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Viewing 1 - 10 of 11 posts
  • rickm1

    August 19, 2006 at 4:54 am

    I really can’t picture what everyone is talking about here but it sounds very intriguing.

    Can someone possibly post a link of an example clip of this transition/effect? I would love to see what this is….


  • rickm1

    May 4, 2006 at 1:55 am

    That’s just it, I did use Uncompressed AVI. It was a huge file, but I didn’t care. The thing is, as soon as I changed the background video in DVDA, the artifacts appeared in the DVDA preview window. The jaggies were everywhere. And that was before I Rendered. Yet, if I played the AVI with Windows media player, the jaggies were gone and the font looked fine. I just can’t seem to figure this out. arggh.

  • rickm1

    May 3, 2006 at 11:24 pm

    >>First off, not everything in the world goes to DVD so the question of why they’d let you do it if it
    >>looks bad on a dvd is kind of pointless.

    yeah but I still thought I would ask it anyway.

    In answer to your other question. I’m burning it to a dvd, then popping it into a vanilla home-dvd player and playing it.

    From what I can see, the artifacts get introduced as soon as I pull the video into DVDA. I can play the rendered video with windows Media player and it looks GREAT. But as soon as I set the background video in DVDA to that same rendered video, it looks AWFUL inside of DVDA, even before I render it. Someone out there must have experienced this. I’m wondering if it’s that outline I’m using though, in other words, if I just plain should use the outline feature. If so, fine. I just want to make sure that it’s not something I’m doing wrong and that in fact others have done the font-outline thing without problems. ??

  • rickm1

    May 3, 2006 at 11:03 pm

    Wow this is frustrating. I rendered with all of the settings and my fonts look like crap!!!! I must be doing wrong here. Surely this can’t be the best one can do with fonts for DV.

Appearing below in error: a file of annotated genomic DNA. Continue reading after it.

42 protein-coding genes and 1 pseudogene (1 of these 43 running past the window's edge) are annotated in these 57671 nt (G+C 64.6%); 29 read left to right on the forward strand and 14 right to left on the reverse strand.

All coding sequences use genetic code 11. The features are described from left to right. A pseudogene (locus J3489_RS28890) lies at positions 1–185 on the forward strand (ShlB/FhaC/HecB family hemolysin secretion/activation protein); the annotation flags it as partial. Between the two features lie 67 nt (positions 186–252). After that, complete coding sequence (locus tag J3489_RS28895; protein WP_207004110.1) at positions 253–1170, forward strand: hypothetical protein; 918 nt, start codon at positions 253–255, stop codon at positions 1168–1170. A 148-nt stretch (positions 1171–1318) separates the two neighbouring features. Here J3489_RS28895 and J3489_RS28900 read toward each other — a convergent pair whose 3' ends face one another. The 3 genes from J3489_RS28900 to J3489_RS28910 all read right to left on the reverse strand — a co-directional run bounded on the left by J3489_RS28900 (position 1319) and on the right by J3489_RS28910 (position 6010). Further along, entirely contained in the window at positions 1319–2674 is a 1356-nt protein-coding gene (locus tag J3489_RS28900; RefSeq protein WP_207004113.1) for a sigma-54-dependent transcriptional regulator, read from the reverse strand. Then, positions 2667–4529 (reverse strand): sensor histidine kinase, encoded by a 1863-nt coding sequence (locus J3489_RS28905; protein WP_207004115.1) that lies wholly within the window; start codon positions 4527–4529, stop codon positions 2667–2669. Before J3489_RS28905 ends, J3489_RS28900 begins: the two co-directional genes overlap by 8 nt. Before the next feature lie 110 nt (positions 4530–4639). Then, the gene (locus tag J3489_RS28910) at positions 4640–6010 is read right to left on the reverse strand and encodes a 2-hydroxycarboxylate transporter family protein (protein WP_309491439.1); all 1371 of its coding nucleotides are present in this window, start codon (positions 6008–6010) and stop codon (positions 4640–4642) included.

I pulled out my Nikon N70 and took a quick snapshot of the preview window, (in Auto-Preview) mode. Then I took a picture how the DVD looks on my T.V. after rendering progressive mode, best quality, etc. as per all of the instructions here. I can’t help but think something is terribly wrong….

    Check out these two photos here:

    I wondered if it was my pc, so I saved the project on to my laptop and rendered it from Vegas on my laptop. What I’ve noticed is that the rendered video looks great, but as soon as I pull it into DVDA, it is awful. And I mean it looks awful right ON THE SCREEN OF DVDA before I choose to render/prepare my DVD. What I see on screen in DVDA, once I set the background video to the redendered mpg, is actually what I’m getting on the DVD as the final product, but it looks terrible.

    I started playing with DVDA’s fonts, and I noticed that if I used the same font as in Vegas, and then overlayed text objects on top of the video so that the words lined up, that my font looked better. It looks like the problem is the Outline that I’m using in vegas. So what I want to know is, is it just plain bad practice to use the Font Outline option in Vegas for a menu that’s going to be used in DVDA, or am i doing something wrong? (Why would Sony/sonic foundry give us the option of doing a font outline if it would look like garbage on the DVD?)

  • rickm1

    May 3, 2006 at 4:34 pm

    Now I’m confused as I seem to be getting conflicting advice. On the other forum, I received the following from Keith Kolbo: